Those in the lending profession regularly deal with what are called Amortization Schedules, which chart how much of each loan payment made goes towards principal and how much towards interest over the life of the loan. The ratio of interest to principle paid looks something like a large “X” turned on its side. In the beginning [left side of graph], at the bottom leg of the X on the left is the principal paid, of which there is little. The top leg of the X represents interest paid, of which there is much. However, as payments are made over the years, the center of the X is crossed where the amounts of principle and interest credited in each payment meet. Thereafter, payments increasingly apply to principle over interest. At the end of the loan

[right side of the graph]

, the upper leg represents principle and the lower leg interest. You glean far more benefit, as far as the goal of paying off the loan is concerned, from the same amount of payment at the end than you did in the beginning when you were paying largely interest.

Hebrews 12 states, “All discipline for the moment seems not to be joyful, but sorrowful. Yet to those who have been trained by it, afterwards it yields the peaceful fruit of righteousness.” In the walk of the believer, we can call the disciplines [the “doing” immaturity side of graph] in our Amortization Schedule[see graph below] the interest, and the peaceful fruit of righteousness [the “being” maturity side of graph] the principal. Like paying off the loan is the goal of payments, so also the peaceful fruit of righteousness is the goal in the life of the believer. But, to get there we must make those interest payments in the form of engaging in the disciplines. Any endeavor in life is like this. Great athletes do not win Olympic medals or Super Bowls until they have paid a severe price to put themselves in the mental and physical shape to compete at elite levels. Those astute in business do not make fortunes without putting in copious amounts of time, effort, and money to assure the success that comes only after they have done that.

In the beginning, the disciplines are both critical and necessary to a maturing faith. Regularly reading our Bibles, praying, and learning to love others through fellowship, ministry service and outreach is how we get to know Jesus and move in the Spirit, when upon conversion we hadn’t a clue. But there comes a time when we cross the X and we begin to move closer to the goal, and as we do it takes far less “doing” and more “being.” When it is time to move fully into that peaceful fruit of righteousness—into being—if we continue to put our trust in the disciplines that, my friends, is where I believe the religious spirit finds its genesis! Rather than maturing into an abiding relationship with Jesus, where the Spirit naturally dictates all we do, we remain in the disciplines—the doing—where we dictate life through our works. Now, anyone who reads my blogs knows I fully believe there is room for good works under grace. In fact, grace should, like walking in the Spirit, spur us on to good works but His good works. I believe Paul would have put it this way, “Did you receive the Spirit by the works of the Law, or by hearing with faith? Are you so foolish? Having begun by the Spirit, are you now being perfected by the flesh” (Gal. 3)? At that point God withdraws and allows us, like the Prodigal Son, to go out and eat our pods with the swine.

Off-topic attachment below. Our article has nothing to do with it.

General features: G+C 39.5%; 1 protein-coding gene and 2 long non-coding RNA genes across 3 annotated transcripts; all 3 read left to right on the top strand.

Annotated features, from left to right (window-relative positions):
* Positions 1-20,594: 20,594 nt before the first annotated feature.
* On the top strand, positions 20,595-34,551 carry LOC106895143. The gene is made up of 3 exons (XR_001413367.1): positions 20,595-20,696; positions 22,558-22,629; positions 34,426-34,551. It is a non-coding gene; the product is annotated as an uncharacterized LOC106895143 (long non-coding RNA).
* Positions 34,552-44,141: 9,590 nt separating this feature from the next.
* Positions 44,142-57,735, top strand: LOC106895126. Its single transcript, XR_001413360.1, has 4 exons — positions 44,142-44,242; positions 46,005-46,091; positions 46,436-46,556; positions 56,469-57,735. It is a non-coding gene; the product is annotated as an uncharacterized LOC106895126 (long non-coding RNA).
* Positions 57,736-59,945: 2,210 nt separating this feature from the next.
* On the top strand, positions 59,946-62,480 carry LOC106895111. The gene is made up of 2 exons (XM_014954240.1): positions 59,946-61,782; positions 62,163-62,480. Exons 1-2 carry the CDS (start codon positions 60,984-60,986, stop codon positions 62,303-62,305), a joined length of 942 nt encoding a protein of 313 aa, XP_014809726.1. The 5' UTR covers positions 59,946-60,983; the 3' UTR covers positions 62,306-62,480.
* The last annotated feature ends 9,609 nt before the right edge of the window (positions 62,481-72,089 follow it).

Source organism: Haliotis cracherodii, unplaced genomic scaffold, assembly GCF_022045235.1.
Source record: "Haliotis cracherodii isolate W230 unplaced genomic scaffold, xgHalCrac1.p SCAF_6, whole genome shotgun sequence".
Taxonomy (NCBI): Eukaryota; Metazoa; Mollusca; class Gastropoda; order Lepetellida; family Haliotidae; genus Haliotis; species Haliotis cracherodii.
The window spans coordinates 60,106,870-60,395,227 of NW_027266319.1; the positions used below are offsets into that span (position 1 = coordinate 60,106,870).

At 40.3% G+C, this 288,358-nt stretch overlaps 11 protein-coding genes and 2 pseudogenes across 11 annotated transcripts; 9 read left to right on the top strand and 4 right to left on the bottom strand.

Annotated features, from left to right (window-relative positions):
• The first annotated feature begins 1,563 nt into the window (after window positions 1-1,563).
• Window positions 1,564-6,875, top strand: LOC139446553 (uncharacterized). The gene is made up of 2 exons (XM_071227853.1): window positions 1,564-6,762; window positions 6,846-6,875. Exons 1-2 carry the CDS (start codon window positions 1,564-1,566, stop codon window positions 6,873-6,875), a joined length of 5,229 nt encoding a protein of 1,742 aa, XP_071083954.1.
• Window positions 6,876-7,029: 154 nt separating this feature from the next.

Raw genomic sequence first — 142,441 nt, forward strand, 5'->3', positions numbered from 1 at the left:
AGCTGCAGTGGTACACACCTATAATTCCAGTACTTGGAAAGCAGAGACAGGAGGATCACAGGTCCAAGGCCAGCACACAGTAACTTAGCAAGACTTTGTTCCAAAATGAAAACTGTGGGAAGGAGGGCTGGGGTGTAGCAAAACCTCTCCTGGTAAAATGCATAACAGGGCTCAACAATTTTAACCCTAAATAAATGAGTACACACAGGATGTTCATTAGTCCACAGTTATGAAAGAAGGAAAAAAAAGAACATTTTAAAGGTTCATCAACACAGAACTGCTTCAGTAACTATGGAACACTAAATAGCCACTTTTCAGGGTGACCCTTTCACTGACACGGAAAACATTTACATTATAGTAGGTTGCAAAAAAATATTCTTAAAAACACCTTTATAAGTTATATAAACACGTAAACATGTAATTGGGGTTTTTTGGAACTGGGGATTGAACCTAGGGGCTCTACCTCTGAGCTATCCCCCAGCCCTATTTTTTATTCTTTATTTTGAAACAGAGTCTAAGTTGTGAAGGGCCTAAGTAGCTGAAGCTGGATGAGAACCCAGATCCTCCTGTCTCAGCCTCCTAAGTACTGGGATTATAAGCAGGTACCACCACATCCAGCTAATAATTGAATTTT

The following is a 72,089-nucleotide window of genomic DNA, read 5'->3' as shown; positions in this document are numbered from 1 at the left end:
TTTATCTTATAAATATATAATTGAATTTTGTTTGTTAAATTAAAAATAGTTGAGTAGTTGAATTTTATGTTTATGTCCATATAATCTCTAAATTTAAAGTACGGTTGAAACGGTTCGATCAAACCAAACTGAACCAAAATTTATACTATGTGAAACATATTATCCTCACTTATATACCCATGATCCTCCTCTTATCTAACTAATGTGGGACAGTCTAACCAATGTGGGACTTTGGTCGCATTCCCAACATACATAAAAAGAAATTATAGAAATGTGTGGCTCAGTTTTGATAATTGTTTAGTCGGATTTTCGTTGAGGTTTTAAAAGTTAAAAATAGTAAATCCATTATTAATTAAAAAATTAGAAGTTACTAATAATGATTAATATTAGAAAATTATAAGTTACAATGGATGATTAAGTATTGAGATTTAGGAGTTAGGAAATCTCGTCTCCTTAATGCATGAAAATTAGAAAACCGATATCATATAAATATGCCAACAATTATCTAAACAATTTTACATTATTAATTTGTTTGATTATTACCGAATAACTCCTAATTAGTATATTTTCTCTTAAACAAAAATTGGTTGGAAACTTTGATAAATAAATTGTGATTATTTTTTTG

In the next article in this series we will track this phenomenon in the life of the Pharisees, but there are other examples. We find a parallel passage in Matthew 7, where Jesus declared, “Many will say to Me on that day, ‘Lord, Lord, did we not prophesy in Your name, and in Your name cast out demons, and in Your name perform many miracles?’ And then I will declare to them, ‘I never knew you. Depart from Me, you who practice lawlessness!’” Those Jesus was referring to here were performing all sorts of what they considered good deeds for God, when He declares to them two critical judgments: first, He never knew them, and second It was their practices that condemned them. Good deeds that don’t originate from a “knowing, loving, intimate” relationship with Jesus are like the proverbial acts of faith Paul speaks of in 1st Corinthians 13 without love. Nothing. Deeds done through a religious spirit are but “noisy gongs and clanging cymbals” in His ears.